Wednesday, February 22, 2017

God is calling, line 3.

We often hear that we have a vocation crisis in our Church. When we here this we automatically think of the priesthood. It is true that we do not have enough men answering the call to become priests and that there is not enough of them to meet the need. Without priests to consecrate we have no Eucharist. So goes the priest, so goes the Eucharist.

But the priesthood is not the only vocation in crisis. The diaconate is also a vocation. Deacons are consecrated servants of God. Can you have too many men answering the call to serve? If your diocese is like mine most of your deacons are getting up there in years and are serving much longer than they should be.

The consecrated life is another vocation people aren’t answering like they used to. Catholic hospitals and schools used to be staffed by the nuns in their habits. During the cultural revolution of the 1960’s and 1970’s nuns lost their habits and shortly to follow the Church lost many of their nuns. Catholic education is now taught mostly by secular teachers, many whom aren’t even Catholic. The vocation to the consecrated life is also in crisis.

There is one vocation that is in greater crisis than any other. This is the vocation of sacramental marriage. The crisis in secular marriage is that the culture is demanding that anyone should be permitted to marry anyone they wish and that this marriage should be accepted by everyone no matter what their personal beliefs may be. Sacramental marriage is not a right, it is a vocation. The call from God comes first. If God does not call one to a sacrament the sacrament does not exist no matter where a couple gets married.

A secular marriage is a contract, an exchange of goods and services for a time. A sacramental marriage is a vocation where we have a total exchange of self for life. God does not call everyone to the sacrament of marriage. The first thing a couple who are contemplating marriage should ask themselves is, “Is God calling us to this or is this something we want for ourselves?”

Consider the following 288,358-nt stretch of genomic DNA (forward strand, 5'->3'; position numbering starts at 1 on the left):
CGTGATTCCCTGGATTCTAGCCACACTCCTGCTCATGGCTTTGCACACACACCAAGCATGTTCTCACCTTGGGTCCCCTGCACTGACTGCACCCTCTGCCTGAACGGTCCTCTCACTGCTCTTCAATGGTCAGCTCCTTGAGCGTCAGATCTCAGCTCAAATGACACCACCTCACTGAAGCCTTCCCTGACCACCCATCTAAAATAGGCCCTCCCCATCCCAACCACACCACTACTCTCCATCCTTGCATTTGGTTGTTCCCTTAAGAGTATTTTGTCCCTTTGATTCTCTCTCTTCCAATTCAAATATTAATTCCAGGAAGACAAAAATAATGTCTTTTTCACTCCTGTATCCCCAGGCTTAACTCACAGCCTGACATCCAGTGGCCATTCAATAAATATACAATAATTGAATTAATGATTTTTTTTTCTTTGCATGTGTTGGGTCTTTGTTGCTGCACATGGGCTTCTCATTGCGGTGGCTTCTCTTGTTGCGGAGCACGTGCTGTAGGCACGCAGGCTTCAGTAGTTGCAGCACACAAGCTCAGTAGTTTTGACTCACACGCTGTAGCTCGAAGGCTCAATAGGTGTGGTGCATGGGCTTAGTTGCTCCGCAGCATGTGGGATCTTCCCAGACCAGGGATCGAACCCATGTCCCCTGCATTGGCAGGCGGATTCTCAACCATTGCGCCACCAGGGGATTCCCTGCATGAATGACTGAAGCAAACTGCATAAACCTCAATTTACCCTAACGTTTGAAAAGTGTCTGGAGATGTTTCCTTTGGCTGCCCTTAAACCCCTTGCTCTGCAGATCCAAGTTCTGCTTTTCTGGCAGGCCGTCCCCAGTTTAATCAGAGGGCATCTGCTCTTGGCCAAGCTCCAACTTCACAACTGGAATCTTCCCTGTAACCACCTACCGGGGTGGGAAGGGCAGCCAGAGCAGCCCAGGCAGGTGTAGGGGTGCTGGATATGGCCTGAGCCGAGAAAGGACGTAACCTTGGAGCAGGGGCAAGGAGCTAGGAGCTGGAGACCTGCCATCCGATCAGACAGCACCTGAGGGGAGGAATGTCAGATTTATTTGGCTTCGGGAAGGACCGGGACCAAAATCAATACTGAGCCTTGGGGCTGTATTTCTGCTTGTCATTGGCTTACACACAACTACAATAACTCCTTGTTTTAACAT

A sacramental marriage is a microcosm of the Holy Trinity. God is the head of every sacramental marriage. The husband and the wife work together to do the Will of the Father, that is, to be fruitful and multiply. Far too many marriages today start with two people who choose to take a sacrament that they were not called to and then live that sacrament for purposes other than what the sacrament was designed for. A sacramental marriage is the fundamental building block of society. God’s purpose for marriage is to fill heaven. Man’s purpose for marriage is to raise the next generation, or at least it used to be.

Knowing this, the devil has done everything he can to attack sacramental marriage. If sacramental marriage is destroyed it greatly limits the amount of children that are born and slows the growth of heaven. As goes marriage, so goes society and when society falls the creation of Saints goes with it. When sacramental marriage is not fruitful we have fewer men available to become priests. When sacramental marriage is not fruitful we have fewer people to become deacons and enter consecrated religious life. When sacramental marriage is not fruitful we have fewer students to fill Catholic schools. When sacramental marriage is not fruitful we have fewer people to answer every other vocation. Sacramental marriage is not only the fundamental building block of society but it is the primary building block of God’s Kingdom.

Pray for all vocations. We need more people to hear and answer God’s call in their lives. Pray especially for the vocation of marriage. Pray for marriages to be open to life and to God’s command to be fruitful and multiply. Without people answering this vocation there ceases the need for the others.

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